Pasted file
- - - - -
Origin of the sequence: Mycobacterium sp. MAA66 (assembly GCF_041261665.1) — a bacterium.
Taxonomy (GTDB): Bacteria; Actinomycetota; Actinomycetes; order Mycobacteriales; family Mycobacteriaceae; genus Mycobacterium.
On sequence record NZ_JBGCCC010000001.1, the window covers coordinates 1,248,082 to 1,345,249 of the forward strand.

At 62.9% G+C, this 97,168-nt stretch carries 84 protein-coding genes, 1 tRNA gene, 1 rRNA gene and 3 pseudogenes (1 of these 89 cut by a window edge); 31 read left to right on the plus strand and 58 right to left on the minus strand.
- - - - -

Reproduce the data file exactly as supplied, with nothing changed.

Origin of the sequence: Mycobacterium sp. MAA66 (assembly GCF_041261665.1) — a bacterium.
Taxonomy (GTDB): Bacteria; Actinomycetota; Actinomycetes; order Mycobacteriales; family Mycobacteriaceae; genus Mycobacterium.
On sequence record NZ_JBGCCC010000001.1, the window covers coordinates 1,248,082 to 1,345,249 of the forward strand.

At 62.9% G+C, this 97,168-nt stretch carries 84 protein-coding genes, 1 tRNA gene, 1 rRNA gene and 3 pseudogenes (1 of these 89 cut by a window edge); 31 read left to right on the plus strand and 58 right to left on the minus strand.